Army Begs: Let Us Fire Back!

The government's restraint in the face of the rocket attacks is "immoral," "ineffective," and must end. So say various IDF officers, as Olmert convenes an emergency security meeting this morning.

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Hillel Fendel, | updated: 09:40

Defense Minister Amir Peretz said it last night, following the serious wounding of two boys in Sderot by a Kassam rocket, and increasing numbers of army officers are now saying it publicly as well: The policy of restraint must end.

Peretz told Olmert last night that Israel can no longer afford to restrain its fire. IDF forces are currently not permitted even to fire at a Kassam rocket launching cell, unless the soldiers' lives are directly and immediately endangered.

Col. (ret.) Moshe Hager, a deputy division head during Operation Defensive Shield in 2002, told Arutz-7, "The current policy is immoral - not because of any given Kassam attack, but because every minute, Gaza is becoming more and more like Lebanon, as the terrorists increase their military capabilities. The Negev will soon be lost to us, at this rate."

Hager's recommendation is to "conquer all of Gaza, kill all the terrorists, install mayors whom we support, and realize that the Palestinian Authority has not fulfilled its Oslo commitments and that the Oslo Accords no longer exist... At the very least, the northern Gaza areas must be conquered in order to shorten the range of Kassam rockets. In addition, the Philadelphi corridor in southern Gaza must also be conquered; it will be hard, but it's absolutely imperative, in order to crumble the terrorist infrastructures, just like during Operation Defensive Shield."

An unnamed government source, quoted on Voice of Israel Radio, said that the security establishment would recommend putting an end to restraint and taking military action against the rocket launchers.

"The IDF's inaction gives immunity to the rocket launching cells," an unnamed army official told Ynet. "In the past, a terrorist who went out on a rocket launching mission thought seven times whether it was worth it and what were the chances that he would be hit. Now, he doesn't have to think even twice."

Maj.-Gen. (ret.) Yom Tov Samiyeh, a former IDF Southern Region Commander, told Army Radio today that if we don't want to end up having to re-conquer all of Gaza - "and I don't want to; who needs it?" - then we had better implement smaller-scale military measures to uproot the terrorist infrastructure there.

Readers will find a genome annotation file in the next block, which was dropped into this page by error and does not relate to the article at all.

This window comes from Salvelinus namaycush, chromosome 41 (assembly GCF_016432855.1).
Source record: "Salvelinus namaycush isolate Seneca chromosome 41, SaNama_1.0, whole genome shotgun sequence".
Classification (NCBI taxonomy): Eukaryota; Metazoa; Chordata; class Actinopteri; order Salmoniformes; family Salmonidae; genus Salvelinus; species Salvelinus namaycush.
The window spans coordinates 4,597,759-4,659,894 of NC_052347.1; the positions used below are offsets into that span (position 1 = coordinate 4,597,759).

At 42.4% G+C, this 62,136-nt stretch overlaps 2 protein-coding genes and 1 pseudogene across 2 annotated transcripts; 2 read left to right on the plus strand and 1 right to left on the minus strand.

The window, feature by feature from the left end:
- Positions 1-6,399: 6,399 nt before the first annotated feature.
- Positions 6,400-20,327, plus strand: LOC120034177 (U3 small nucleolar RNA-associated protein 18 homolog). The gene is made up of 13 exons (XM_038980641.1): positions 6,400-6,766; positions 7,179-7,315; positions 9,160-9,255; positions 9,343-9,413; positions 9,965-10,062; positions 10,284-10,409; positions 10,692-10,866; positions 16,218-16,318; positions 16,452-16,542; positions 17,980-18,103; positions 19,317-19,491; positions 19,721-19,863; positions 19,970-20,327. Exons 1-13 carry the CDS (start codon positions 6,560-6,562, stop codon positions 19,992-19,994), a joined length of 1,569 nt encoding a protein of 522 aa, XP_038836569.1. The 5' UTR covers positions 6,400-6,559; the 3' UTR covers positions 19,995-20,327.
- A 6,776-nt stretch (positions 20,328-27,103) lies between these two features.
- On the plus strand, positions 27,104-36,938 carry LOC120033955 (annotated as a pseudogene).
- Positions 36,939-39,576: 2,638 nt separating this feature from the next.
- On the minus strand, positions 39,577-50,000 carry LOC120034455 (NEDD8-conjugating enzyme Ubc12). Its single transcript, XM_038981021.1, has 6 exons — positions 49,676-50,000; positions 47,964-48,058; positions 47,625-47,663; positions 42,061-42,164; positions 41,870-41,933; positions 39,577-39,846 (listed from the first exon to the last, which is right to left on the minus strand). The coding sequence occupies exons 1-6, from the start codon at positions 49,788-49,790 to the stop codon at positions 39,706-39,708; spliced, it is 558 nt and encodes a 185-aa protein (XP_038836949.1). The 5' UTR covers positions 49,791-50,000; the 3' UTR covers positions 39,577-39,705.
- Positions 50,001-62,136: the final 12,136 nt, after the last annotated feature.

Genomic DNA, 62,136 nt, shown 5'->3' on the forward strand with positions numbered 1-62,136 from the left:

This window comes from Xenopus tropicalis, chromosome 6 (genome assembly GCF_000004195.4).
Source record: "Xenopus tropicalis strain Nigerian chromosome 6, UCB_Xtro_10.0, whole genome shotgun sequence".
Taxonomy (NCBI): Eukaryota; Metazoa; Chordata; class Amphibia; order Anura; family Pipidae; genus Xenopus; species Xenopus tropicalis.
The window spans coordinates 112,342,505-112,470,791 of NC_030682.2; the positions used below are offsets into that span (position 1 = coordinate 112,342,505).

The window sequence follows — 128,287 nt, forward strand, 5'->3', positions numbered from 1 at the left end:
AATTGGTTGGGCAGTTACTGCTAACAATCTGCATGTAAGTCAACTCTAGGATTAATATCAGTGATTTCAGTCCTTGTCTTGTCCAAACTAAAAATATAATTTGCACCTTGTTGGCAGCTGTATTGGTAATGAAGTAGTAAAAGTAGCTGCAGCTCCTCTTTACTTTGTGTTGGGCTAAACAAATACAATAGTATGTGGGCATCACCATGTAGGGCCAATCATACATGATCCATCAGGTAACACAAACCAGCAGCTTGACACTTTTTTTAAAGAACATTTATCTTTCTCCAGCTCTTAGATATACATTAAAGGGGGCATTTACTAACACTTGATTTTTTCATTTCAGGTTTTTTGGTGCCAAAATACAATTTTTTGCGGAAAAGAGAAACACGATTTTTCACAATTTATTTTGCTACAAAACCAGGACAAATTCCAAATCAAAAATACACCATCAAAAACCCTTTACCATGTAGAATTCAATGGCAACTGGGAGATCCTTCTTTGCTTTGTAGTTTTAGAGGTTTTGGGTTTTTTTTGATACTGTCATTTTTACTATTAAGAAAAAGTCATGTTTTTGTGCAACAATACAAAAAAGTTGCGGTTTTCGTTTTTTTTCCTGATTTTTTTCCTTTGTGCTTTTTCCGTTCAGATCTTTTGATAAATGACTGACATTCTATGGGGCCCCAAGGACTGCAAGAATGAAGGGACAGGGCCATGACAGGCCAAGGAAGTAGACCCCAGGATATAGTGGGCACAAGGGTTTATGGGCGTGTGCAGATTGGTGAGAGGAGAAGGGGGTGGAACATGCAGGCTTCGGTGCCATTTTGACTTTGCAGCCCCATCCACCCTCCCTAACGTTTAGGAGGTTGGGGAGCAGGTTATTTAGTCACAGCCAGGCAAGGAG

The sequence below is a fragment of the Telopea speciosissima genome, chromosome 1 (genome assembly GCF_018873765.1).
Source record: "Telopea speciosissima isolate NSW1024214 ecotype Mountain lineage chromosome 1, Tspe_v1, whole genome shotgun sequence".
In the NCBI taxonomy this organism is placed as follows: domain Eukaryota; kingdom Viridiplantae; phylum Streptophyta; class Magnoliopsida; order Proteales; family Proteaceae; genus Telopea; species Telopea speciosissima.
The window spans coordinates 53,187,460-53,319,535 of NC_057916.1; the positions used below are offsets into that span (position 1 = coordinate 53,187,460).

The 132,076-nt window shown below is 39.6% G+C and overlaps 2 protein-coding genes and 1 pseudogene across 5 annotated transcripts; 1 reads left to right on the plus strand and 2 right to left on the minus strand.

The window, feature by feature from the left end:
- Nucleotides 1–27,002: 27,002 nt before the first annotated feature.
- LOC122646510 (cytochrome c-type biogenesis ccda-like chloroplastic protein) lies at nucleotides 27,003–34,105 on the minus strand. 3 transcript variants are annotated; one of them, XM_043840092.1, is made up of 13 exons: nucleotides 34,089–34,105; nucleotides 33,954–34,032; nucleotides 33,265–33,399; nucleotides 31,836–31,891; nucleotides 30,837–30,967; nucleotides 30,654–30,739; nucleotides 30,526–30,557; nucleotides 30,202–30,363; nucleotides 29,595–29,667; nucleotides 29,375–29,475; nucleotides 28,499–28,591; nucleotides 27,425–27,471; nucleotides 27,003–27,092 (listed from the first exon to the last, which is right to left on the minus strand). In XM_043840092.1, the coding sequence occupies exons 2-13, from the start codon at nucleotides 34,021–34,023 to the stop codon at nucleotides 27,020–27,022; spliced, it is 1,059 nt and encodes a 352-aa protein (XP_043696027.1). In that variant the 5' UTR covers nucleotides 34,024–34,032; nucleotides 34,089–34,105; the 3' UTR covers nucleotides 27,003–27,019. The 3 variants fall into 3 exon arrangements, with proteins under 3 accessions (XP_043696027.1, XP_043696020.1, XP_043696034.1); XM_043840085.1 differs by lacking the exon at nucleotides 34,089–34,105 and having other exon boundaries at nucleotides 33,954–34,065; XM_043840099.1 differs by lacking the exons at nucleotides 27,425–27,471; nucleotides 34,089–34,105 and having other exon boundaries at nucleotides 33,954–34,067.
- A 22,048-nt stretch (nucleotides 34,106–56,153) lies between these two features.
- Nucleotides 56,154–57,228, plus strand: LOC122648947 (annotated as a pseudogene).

It is assumed that Prime Minister Olmert is still trying to fulfill his promises to Palestinian Authority chairman Abu Mazen at their Saturday night meeting. Olmert promises to remove many security checkpoints throughout Judea and Samaria - though the army is reviewing the issue and this will not happen until next week at the earliest. Olmert also promised to free up $100 million in tax monies that Israel had been withholding.

The wounding of the two boys last night was the climax of a day of Kassam rockets against Israel. No fewer than eight rockets were fired, the most in one day since the ceasefire took effect just over a month ago. Damage was caused, and one rocket landed dangerously close to a sensitive infrastructure in southern Ashkelon.

Noticeably differing in his approach is Yuval Diskin, the head of the General Security Service (Shabak). Diskin has recommended that Israel act diplomatically, not militarily. Just two days ago, Israel submitted a detailed complaint to the UN against the PA and its continued ceasefire violations.

Meanwhile, Shimon Peres continues to reach out to Israel's deadliest enemies. In a speech in Spain last night, the Vice Prime Minister said he believes Hamas is an "important factor" in the Middle East peace process, and that the organization should play a role in it. Israel's official position is to conduct no negotiations with Hamas as long as it continues not to recognize Israel's right to exist and calls for its destruction.